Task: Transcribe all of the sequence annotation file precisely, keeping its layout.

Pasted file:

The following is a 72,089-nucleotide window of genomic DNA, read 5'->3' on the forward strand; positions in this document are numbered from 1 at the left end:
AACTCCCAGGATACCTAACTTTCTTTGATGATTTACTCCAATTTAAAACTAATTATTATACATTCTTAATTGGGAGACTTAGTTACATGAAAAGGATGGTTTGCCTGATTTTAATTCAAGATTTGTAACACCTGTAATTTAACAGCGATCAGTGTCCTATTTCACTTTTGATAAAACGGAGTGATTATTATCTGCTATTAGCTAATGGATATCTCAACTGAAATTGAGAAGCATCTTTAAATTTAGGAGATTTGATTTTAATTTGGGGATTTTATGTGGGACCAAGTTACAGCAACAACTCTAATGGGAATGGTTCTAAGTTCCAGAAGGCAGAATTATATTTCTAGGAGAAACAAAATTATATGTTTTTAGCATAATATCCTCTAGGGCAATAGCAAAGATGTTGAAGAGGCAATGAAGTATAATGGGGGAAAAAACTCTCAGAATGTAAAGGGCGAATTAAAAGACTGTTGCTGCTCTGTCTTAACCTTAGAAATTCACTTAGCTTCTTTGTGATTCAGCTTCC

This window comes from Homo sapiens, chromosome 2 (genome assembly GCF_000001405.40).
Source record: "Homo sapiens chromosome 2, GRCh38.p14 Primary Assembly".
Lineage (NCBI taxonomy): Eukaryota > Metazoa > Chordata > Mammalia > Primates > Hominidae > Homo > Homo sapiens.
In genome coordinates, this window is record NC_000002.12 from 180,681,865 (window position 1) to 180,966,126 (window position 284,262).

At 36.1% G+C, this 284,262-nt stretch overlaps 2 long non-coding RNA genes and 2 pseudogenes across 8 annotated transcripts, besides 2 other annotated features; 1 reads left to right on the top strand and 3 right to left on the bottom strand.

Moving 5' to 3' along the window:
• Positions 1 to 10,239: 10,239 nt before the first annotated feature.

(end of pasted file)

The following is a 72,089-nucleotide window of genomic DNA, read 5'->3' on the forward strand; positions in this document are numbered from 1 at the left end:
AACTCCCAGGATACCTAACTTTCTTTGATGATTTACTCCAATTTAAAACTAATTATTATACATTCTTAATTGGGAGACTTAGTTACATGAAAAGGATGGTTTGCCTGATTTTAATTCAAGATTTGTAACACCTGTAATTTAACAGCGATCAGTGTCCTATTTCACTTTTGATAAAACGGAGTGATTATTATCTGCTATTAGCTAATGGATATCTCAACTGAAATTGAGAAGCATCTTTAAATTTAGGAGATTTGATTTTAATTTGGGGATTTTATGTGGGACCAAGTTACAGCAACAACTCTAATGGGAATGGTTCTAAGTTCCAGAAGGCAGAATTATATTTCTAGGAGAAACAAAATTATATGTTTTTAGCATAATATCCTCTAGGGCAATAGCAAAGATGTTGAAGAGGCAATGAAGTATAATGGGGGAAAAAACTCTCAGAATGTAAAGGGCGAATTAAAAGACTGTTGCTGCTCTGTCTTAACCTTAGAAATTCACTTAGCTTCTTTGTGATTCAGCTTCC

This window comes from Homo sapiens, chromosome 2 (genome assembly GCF_000001405.40).
Source record: "Homo sapiens chromosome 2, GRCh38.p14 Primary Assembly".
Lineage (NCBI taxonomy): Eukaryota > Metazoa > Chordata > Mammalia > Primates > Hominidae > Homo > Homo sapiens.
In genome coordinates, this window is record NC_000002.12 from 180,681,865 (window position 1) to 180,966,126 (window position 284,262).

At 36.1% G+C, this 284,262-nt stretch overlaps 2 long non-coding RNA genes and 2 pseudogenes across 8 annotated transcripts, besides 2 other annotated features; 1 reads left to right on the top strand and 3 right to left on the bottom strand.

Moving 5' to 3' along the window:
• Positions 1 to 10,239: 10,239 nt before the first annotated feature.